The high-grade switchgear remains hermetically sealed for its whole service life.
Very high operational reliability
It offers a great operational reliability because inside the enclosed gas compartments the primary conductors have complete protection against all external effects.
The minimal use of synthetics reduces the fire load.
The SF6 insulation ensures complete freedom from oxidation for the contacts and screwed joints, which means that there is no gradual reduction in the current carrying capacity of the equipment as it ages.
There is no reduction in insulation capacity due to external factors.
Important contribution to the security of supply
Total enclosure also means that the equipment is almost completely independent from the environment. SF6 insulated switchgear can also be used under difficult climatic conditions, for example:
In humid areas with frequent condensations from temperature changes, and even in places with flooding potential.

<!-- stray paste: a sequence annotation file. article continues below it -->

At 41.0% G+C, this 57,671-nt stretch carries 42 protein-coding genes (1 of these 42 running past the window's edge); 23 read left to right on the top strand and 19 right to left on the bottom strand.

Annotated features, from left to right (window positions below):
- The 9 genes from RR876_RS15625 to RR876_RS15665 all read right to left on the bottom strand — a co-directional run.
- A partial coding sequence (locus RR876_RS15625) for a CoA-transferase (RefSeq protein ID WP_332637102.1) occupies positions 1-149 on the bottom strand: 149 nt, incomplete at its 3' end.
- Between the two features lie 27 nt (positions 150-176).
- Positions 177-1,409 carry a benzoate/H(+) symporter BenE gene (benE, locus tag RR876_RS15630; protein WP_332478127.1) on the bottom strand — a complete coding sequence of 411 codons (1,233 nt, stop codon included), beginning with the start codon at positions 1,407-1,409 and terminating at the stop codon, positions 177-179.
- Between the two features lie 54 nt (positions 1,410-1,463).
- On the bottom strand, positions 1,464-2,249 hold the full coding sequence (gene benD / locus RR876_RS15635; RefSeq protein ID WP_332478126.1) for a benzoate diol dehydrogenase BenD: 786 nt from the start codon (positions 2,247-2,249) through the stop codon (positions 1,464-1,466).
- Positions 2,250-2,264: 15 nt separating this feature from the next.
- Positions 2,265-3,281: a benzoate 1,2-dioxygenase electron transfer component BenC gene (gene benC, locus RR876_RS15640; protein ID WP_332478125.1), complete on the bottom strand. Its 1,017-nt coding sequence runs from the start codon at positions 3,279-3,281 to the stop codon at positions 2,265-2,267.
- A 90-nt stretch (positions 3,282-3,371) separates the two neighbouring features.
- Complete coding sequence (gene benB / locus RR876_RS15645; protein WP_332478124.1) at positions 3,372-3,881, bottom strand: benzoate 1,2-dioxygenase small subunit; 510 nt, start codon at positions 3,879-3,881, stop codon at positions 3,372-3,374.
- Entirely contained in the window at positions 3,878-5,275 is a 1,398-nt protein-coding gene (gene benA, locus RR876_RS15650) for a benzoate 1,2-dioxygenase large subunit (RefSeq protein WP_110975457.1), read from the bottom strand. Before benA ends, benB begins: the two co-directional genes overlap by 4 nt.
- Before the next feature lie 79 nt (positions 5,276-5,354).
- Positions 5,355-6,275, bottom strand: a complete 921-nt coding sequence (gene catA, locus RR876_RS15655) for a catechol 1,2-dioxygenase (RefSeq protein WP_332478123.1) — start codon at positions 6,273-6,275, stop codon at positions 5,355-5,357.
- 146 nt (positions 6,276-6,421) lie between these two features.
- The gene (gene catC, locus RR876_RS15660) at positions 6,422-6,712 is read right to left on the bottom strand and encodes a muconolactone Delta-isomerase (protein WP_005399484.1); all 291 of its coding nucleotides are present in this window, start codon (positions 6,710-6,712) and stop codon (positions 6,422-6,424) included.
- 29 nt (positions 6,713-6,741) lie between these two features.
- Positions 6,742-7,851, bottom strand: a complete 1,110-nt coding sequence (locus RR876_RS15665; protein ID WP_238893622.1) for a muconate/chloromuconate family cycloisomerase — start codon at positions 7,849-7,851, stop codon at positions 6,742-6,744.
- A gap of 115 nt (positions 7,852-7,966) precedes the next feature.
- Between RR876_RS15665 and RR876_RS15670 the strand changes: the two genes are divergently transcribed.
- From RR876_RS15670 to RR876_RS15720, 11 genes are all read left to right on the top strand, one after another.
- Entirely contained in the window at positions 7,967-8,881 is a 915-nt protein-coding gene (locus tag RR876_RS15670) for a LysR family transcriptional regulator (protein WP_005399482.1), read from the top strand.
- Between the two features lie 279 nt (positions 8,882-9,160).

Where the reliability of the insulation might otherwise suffer from contamination, e.g. dust from industry or agriculture or saline deposits in coastal areas. Gas- insulated switchgear completely eliminates this possibility throughout the whole service life of an installation
In contrast to air insulation, whose insulating capacity reduces with increasing altitude, SF6-insulated switchgear retains its full insulating capacity regardless of height above sea level. So larger and more costly special designs, or equipment with higher insulation ratings – and therefore more costly – are avoided
Small space requirement
Due to the high dielectric strength of the gas, the switchgear is compact with space requirements minimised.
The excellent safety and low space requirement of SF6 switchgear allows it to be sited directly in conurbations and close to load centres, such as city centres, industrial manufacturing plants and commercial areas.